• Three kayakers enjoying the river.

    Chattahoochee River

    National Recreation Area Georgia

There are park alerts in effect.
show Alerts »
  • Rising River Waters Can Kill!

    Watch for rapidly rising river levels on the Chattahoochee River and its tributaries. Water released from dams and heavy rain can turn a day on the river into a tragedy! More »

  • Call for Water Release Schedule

    With colder temperatures you can expect longer and more frequent water releases. For water release schedule info, call 1-855-DAM-FLOW (1-855-326-3569) for Buford Dam and 404-329-1455 for Morgan Falls Dam. Save numbers to your cell! More »

Construction Work Near Garrard Landing to Remove Old Water Facility

Subscribe RSS Icon | What is RSS
Date: June 7, 2013
Contact: Tim Bemisderfer, Acting Chief of Planning and Resource Management, 678-538-1321
Contact: Will Helms , 678-244-5634

Work to be Done at Night With Minimal Visitor Impact

Sandy Springs: As DeKalb County continues to remove its old water intake and jetty this summer, visitors at Chattahoochee River National Recreation Area will notice some engineering work in the river downstream of Holcomb Bridge.

The intake building and jetty became obsolete when a modern facility was constructed nearby. DeKalb County consulted closely with the National Park Service and others during project planning to insure that the work meets a high environmental standard.

Removal of the below-ground parts of the intake building will not affect river access or navigation, although visitors will see a large crane on site and a coffer dam around the work area beginning on June 17th. The Garrard Landing boat ramp will continue to operate normally.

Work to remove the jetty boulders will be done at night so that Chattahoochee River National Recreation Area visitors will not experience delays navigating the river during the daytime. Slight delays in passage may be experienced after 8:30 p.m. when work is underway. Boaters are reminded that all watercraft are required to be off the river one-half hour after sunset.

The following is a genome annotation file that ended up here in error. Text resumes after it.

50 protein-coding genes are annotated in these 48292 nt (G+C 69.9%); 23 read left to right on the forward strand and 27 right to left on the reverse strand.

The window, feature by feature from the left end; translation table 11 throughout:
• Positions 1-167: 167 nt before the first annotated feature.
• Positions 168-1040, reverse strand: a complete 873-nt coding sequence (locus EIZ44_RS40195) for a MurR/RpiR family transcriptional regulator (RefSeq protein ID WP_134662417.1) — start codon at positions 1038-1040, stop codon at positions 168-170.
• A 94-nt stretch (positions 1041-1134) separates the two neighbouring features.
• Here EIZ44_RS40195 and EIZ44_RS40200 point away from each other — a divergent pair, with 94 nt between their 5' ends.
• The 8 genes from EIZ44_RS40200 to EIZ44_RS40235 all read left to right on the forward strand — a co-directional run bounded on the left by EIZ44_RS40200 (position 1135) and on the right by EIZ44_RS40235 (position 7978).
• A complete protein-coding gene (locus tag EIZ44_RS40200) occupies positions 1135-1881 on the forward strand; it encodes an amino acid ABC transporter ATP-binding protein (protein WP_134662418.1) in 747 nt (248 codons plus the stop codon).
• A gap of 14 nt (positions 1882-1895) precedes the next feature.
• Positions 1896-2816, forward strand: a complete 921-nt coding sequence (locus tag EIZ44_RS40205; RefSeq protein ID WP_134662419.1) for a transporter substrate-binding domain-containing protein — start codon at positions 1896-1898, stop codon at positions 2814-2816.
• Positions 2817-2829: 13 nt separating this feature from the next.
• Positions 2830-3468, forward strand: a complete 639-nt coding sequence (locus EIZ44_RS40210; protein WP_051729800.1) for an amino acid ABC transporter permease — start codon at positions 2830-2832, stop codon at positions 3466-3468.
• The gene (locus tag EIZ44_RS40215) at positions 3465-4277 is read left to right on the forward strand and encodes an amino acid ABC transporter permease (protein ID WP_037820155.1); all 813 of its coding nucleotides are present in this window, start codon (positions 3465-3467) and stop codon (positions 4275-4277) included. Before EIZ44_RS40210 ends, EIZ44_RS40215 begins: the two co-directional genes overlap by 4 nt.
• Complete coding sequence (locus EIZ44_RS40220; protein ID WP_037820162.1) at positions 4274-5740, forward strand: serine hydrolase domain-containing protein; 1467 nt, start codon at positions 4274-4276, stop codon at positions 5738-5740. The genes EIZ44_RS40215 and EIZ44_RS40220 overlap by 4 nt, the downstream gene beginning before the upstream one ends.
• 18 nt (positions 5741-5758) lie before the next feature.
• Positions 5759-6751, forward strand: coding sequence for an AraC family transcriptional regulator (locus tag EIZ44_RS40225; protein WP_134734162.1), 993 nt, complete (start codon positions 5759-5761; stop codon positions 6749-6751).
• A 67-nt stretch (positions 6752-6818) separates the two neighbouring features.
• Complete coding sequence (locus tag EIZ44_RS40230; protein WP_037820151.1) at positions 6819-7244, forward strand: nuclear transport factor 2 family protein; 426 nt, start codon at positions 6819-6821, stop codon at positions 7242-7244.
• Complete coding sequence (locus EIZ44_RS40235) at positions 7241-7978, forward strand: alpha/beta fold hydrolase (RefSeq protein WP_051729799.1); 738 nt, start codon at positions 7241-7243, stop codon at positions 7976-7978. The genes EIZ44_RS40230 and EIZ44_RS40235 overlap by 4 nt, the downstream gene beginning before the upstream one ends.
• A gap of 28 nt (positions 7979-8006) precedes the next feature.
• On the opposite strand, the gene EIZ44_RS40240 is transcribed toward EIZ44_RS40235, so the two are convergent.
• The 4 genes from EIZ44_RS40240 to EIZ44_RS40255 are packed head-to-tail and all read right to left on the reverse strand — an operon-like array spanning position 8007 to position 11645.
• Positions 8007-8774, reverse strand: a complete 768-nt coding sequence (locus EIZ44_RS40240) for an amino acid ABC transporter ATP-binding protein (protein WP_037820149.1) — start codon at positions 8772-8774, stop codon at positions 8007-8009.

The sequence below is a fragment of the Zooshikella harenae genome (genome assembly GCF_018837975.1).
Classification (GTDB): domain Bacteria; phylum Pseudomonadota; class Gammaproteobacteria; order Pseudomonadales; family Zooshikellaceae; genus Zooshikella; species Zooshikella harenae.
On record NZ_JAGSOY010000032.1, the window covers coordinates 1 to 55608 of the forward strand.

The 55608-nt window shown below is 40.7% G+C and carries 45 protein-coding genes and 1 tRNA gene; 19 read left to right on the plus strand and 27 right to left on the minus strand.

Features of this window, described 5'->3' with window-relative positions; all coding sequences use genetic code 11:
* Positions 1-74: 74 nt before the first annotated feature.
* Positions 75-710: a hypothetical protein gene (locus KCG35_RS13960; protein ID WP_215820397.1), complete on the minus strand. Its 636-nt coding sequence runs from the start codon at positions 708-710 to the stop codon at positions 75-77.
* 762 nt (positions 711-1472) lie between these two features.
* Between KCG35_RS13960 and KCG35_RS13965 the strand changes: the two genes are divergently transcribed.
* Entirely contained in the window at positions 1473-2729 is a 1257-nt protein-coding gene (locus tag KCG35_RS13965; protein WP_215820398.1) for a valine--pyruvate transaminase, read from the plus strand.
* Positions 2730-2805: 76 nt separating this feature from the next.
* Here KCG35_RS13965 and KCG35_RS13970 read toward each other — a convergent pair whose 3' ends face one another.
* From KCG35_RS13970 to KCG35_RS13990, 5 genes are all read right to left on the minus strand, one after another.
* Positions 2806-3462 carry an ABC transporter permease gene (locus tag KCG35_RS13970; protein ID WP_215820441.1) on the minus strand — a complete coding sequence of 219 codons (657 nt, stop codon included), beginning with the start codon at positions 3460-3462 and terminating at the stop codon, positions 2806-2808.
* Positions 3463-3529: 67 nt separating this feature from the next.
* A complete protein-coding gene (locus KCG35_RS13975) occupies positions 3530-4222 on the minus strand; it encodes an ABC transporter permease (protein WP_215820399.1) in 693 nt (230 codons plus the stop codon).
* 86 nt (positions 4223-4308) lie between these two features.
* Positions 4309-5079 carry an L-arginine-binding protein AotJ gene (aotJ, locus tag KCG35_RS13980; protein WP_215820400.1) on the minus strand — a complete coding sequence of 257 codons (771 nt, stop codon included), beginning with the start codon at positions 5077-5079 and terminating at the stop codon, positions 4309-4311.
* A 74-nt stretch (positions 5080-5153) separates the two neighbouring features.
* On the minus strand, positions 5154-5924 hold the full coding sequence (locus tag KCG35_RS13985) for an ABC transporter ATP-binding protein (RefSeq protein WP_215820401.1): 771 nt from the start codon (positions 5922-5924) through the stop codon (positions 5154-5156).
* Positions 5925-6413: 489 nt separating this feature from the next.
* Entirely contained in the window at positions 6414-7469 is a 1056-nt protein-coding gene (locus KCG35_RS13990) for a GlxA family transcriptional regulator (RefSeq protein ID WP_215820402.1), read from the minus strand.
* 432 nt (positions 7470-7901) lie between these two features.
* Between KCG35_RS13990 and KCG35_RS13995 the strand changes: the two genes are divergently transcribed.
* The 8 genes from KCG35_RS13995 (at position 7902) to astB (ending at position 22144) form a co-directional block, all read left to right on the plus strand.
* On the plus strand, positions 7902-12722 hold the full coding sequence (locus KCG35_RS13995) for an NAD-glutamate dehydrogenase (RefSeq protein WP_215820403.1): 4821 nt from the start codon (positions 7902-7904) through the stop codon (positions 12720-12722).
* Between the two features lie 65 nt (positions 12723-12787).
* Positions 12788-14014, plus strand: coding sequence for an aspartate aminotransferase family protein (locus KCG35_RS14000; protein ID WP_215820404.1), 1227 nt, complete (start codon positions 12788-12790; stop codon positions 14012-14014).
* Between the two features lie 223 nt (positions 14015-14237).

Contractors will take the following steps to protect the general public:

  1. Public use of the jetty will be prohibited after June 17th. A temporary fence will be installed on the north bank to prevent accidental access to the construction area.
  2. Boaters should use caution when navigating through the construction area. Stopping, anchoring, and/or fishing near the construction area are prohibited while the project is underway.
  3. Beginning around July 8 from 8:30 p.m. to midnight, flaggers will be posted along the river to control boat traffic through the construction area. A lighting system will be installed to illuminate the construction area while work is underway.
  4. Boaters on the river after 8:00 p.m. may be delayed for up to 20 minutes to allow flag men to coordinate safe passage through the work site.
  5. A floating erosion control boom will be installed around the jetty to contain floating debris and isolate the construction area from boating traffic.

Jetty boulders will be removed down to the approximate grade of the riverbed; there will be no excavation below the natural riverbed. A small excavator will be lifted onto the jetty via the crane to help remove the jetty stones. The crane will place and retrieve the excavator each night work is to be done. The excavator will not be placed on the jetty when work is not scheduled or when the water depth exceeds 12" above the top of the jetty stones. It is expected that work to remove the jetty will take approximately 4 weeks.

Once the jetty is removed, the riverbank at the old intake site will be restored to its natural slope and stabilized with native plant materials.

Weekend construction activity will be avoided but may become necessary if inclement weather or high river flows significantly delay the construction schedule.

Please contact Will Helms at 678-244-5634 or by email at whelms@johndstephens.com for more information about the construction schedule and process.

www.nps.gov


About the National Park Service. More than 20,000 National Park Service employees care for America's 401 national parks and work with communities across the nation to help preserve local history and create close-to-home recreational opportunities. Learn more at www.nps.gov.

Did You Know?

Visit the Hooch!

That the word Chattahoochee is thought to come from a Muskogean word meaning "Marked Stoned." People have made the Chattahoochee River valley their home for thousands of years. The Cherokee were forced out in the 1830s as part of the "Trail of Tears".